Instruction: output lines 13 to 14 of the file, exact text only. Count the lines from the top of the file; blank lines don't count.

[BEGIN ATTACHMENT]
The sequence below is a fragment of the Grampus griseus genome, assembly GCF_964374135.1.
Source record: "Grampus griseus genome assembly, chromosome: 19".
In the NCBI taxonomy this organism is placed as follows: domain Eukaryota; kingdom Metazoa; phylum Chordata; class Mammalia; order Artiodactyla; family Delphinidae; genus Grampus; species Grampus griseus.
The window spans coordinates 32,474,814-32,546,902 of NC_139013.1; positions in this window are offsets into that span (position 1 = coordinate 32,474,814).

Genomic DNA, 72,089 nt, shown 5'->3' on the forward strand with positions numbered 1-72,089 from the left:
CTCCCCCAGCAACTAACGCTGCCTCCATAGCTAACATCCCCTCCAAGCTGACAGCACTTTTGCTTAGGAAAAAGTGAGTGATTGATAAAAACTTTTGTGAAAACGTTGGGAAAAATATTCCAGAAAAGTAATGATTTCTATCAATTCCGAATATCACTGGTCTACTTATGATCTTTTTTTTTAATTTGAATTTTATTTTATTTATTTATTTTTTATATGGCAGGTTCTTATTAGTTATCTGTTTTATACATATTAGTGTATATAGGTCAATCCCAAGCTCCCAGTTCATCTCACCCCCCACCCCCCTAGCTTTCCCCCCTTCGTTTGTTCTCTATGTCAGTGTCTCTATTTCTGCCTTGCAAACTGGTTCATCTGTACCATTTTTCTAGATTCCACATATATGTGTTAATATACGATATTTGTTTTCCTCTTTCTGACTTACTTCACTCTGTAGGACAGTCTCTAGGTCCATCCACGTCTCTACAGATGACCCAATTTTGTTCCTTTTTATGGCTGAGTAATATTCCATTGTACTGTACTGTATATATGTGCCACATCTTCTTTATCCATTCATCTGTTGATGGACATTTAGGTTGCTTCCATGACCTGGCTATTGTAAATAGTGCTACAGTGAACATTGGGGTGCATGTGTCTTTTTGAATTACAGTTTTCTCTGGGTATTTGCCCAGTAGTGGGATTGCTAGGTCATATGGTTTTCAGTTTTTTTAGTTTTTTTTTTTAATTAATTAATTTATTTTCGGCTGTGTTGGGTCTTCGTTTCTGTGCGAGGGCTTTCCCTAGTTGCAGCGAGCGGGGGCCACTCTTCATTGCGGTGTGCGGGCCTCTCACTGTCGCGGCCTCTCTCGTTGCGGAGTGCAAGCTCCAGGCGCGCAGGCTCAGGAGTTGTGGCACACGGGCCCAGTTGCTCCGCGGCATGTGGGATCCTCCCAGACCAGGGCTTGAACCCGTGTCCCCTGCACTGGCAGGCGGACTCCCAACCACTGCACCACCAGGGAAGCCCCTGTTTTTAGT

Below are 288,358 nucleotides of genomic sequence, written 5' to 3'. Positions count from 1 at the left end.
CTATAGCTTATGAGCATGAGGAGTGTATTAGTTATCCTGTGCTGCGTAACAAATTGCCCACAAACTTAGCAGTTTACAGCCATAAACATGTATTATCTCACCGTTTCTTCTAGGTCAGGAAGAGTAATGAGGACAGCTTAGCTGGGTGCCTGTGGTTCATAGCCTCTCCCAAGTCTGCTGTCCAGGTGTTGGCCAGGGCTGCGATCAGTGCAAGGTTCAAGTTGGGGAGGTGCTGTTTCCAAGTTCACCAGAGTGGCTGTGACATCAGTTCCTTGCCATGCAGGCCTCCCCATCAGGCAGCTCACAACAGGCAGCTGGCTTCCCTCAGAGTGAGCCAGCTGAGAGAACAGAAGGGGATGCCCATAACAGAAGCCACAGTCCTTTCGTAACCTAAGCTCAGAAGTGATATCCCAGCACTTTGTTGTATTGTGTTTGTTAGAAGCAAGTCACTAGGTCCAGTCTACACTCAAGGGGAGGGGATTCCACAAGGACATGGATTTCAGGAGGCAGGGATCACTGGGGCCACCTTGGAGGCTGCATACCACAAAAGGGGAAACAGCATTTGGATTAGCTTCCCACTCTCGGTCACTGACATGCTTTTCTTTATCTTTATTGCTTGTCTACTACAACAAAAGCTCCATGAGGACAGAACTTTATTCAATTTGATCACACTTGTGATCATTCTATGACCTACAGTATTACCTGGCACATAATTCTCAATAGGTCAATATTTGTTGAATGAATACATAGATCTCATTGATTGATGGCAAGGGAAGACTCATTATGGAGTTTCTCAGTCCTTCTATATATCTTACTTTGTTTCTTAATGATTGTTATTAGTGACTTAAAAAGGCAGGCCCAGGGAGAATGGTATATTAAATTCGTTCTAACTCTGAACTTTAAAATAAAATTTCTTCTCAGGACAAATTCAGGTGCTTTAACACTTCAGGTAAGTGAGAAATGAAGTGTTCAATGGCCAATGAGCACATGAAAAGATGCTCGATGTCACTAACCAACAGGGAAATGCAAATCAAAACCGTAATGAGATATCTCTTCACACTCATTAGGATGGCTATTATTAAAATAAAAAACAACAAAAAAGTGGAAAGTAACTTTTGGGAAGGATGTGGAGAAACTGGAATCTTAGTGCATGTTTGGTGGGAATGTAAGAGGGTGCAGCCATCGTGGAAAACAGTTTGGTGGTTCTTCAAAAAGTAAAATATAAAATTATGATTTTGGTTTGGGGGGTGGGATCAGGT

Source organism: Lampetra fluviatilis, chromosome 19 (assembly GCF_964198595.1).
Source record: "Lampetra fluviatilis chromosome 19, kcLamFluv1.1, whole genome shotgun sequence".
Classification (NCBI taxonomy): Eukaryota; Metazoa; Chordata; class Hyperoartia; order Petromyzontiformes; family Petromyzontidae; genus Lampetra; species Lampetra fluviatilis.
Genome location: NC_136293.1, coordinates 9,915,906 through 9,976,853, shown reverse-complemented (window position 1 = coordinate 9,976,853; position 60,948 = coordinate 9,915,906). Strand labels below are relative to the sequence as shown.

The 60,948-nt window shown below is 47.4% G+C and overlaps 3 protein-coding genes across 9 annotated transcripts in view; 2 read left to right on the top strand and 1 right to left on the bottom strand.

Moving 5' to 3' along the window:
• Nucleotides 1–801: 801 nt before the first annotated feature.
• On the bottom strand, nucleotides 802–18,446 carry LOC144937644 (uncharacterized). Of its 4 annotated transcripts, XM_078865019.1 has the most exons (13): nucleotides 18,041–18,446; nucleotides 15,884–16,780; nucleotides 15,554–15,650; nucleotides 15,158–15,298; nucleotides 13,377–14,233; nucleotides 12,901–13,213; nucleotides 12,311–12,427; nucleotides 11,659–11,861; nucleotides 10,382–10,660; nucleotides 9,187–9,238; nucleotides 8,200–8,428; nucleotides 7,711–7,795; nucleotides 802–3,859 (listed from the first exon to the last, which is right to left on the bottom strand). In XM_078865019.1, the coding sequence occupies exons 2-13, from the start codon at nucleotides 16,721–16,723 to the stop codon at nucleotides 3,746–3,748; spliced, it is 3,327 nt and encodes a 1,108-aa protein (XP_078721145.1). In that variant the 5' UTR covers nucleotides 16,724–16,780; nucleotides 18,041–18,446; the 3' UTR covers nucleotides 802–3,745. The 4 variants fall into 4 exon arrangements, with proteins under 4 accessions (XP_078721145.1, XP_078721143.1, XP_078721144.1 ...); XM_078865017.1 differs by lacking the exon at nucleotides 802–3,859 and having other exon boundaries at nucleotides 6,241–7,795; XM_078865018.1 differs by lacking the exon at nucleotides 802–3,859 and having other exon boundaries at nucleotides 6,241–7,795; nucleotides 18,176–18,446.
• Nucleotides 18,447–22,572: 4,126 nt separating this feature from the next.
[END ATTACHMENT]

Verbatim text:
The 60,948-nt window shown below is 47.4% G+C and overlaps 3 protein-coding genes across 9 annotated transcripts in view; 2 read left to right on the top strand and 1 right to left on the bottom strand.

Moving 5' to 3' along the window: